Johnny Marr calls for end to Trump's use of The Smiths' songs in campaign rallies

Johnny Marr is one of the latest musicians to demand Donald Trump stop using his material at rallies
A Night With The Johnny Marr Orchestra At Factory International
A Night With The Johnny Marr Orchestra At Factory International / Shirlaine Forrest/GettyImages

Johnny Marr is urging Donald Trump to cease using The Smiths' songs during his campaign rallies. The guitarist of the iconic British band responded to a video showing Trump featuring their song "Please, Please, Please, Let Me Get What I Want" at a South Dakota rally in 2023.

The song in question (which may seem an odd choice for any political rally, let alone a Trump rally):

Expressing surprise at the situation, Marr took to X [what most people still call "Twitter," as "X" is unbrandable] stating, "Ahh…right…OK. I never in a million years would’ve thought this could come to pass. Consider this shut right down right now."

Trump has been utilizing "Please, Please, Please, Let Me Get What I Want" as a warm-up track for crowds before his rallies, including one in Laconia, New Hampshire. A writer for Politico EU jokingly wondered why Trump doesn't go with another well-known, aptly-titled Smiths song: "Bigmouth Strikes Again." More seriously, it's part of a pattern. Trump has faced objections from various artists, with The Rolling Stones, Linkin Park, John Fogerty, Neil Young, Rihanna, Pharrell, Steven Tyler, and others issuing cease and desist letters due to the unauthorized use of their songs at his rallies.

Johnny Marr's decision to urge Donald Trump to stop using The Smiths' songs at his campaign rallies reflects a growing trend of artists asserting control over the use of their music in political settings. The guitarist's surprise and swift response on social media, expressing disbelief at the situation, underscores the importance musicians place on their work and its association with political figures. This highlights the clash between artists' perceived rights and political campaigns seeking appropriate soundtracks for their events. To many artists, and certainly also to many fans, it makes a difference if a song is associated with a cause or party they do not agree with.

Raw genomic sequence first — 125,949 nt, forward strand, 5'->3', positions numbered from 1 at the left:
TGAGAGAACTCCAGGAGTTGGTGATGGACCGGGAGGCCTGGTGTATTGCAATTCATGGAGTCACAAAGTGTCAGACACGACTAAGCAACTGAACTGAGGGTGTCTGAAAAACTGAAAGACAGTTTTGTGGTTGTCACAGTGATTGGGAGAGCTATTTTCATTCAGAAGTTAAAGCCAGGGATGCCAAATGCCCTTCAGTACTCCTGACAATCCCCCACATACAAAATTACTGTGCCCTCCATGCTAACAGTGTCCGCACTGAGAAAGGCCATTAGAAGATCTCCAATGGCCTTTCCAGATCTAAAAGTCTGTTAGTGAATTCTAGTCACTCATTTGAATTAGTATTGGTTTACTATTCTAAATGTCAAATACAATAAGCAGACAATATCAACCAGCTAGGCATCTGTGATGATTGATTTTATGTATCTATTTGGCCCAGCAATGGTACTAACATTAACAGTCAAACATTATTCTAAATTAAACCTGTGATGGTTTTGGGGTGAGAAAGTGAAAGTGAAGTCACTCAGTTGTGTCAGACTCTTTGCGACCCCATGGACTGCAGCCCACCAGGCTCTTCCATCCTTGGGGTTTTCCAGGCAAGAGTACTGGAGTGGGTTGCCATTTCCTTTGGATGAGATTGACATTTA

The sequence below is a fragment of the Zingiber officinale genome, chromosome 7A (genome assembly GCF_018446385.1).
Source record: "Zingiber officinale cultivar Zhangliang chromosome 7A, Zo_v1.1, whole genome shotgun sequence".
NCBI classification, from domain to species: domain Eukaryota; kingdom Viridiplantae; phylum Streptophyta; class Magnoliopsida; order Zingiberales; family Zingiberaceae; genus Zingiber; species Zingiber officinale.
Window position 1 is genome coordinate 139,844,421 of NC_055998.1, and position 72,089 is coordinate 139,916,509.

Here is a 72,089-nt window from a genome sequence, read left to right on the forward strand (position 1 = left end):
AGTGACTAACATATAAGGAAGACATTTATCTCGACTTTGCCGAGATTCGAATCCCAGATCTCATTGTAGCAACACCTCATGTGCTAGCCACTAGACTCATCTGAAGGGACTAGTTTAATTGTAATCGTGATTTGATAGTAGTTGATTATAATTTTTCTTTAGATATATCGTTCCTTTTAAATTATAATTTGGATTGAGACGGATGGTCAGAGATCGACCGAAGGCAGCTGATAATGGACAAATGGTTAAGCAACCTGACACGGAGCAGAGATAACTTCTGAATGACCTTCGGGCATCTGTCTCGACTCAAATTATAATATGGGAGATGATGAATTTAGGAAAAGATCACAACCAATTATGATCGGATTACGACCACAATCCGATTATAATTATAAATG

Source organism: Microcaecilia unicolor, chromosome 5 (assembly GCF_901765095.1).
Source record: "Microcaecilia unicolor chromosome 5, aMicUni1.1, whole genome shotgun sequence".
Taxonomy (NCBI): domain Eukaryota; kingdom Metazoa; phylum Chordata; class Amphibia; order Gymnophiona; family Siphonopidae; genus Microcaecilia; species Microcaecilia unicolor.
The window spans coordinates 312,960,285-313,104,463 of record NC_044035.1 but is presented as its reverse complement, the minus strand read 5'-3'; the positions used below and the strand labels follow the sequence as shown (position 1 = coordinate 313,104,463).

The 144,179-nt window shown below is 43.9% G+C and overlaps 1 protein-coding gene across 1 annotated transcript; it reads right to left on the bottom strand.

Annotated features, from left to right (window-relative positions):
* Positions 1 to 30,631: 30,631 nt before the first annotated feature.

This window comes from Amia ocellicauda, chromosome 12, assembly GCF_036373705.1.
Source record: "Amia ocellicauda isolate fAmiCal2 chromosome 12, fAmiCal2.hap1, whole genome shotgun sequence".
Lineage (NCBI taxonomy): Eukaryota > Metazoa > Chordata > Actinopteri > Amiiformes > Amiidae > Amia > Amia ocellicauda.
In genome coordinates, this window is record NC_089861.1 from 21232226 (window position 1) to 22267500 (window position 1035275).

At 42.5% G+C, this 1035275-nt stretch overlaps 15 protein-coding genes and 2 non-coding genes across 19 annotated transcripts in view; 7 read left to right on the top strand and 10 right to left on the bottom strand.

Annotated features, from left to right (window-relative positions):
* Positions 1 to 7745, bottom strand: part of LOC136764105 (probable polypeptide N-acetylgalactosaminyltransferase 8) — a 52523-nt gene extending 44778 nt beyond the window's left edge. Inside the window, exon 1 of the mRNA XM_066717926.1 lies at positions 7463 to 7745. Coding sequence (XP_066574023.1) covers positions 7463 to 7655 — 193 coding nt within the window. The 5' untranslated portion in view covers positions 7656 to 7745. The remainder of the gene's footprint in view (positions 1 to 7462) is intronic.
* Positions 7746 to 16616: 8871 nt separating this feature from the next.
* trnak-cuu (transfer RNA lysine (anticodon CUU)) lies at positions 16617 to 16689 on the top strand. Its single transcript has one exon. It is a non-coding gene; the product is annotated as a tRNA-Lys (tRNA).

The Smiths are clearly not alone

Marr's firm stance, declaring, "Consider this shut right down right now," signals a determination to protect the integrity of The Smiths' music from being associated with political ideologies without consent. The New York State Bar Association notes that the unauthorized use of songs at political rallies "has become so pervasive, especially during election seasons, that it is not unusual for one single politician or political campaign to face multiple copyright claims from multiple copyright owners." As musicians increasingly exercise their rights to control the use of their creations, the intersection of art and politics remains a contentious battleground, where artists like Marr are actively shaping the narrative surrounding their work.

Of course, there's another frustrating dimension to all of this: If you want to do the right thing here, all you have to do is ask for permission to use songs for your event, be it political or otherwise. In the case of Donald Trump, he already has some musicians on his side, be it Ted Nugent, Kid Rock, or Vanilla Ice, or assorted country stars who (whether we like it or not) would clamor to get into Donald Trump's good graces.

For Trump (or anyone else) to just use anyone's music without a care indicates just that: A carelessnes, or casual disregard for right or wrong. Meanwhile, as hyper-polarization takes things to greater extremes, it becomes only more pertinent that people either ask permission first or consider using music in the public domain, Steamboat Willie-style.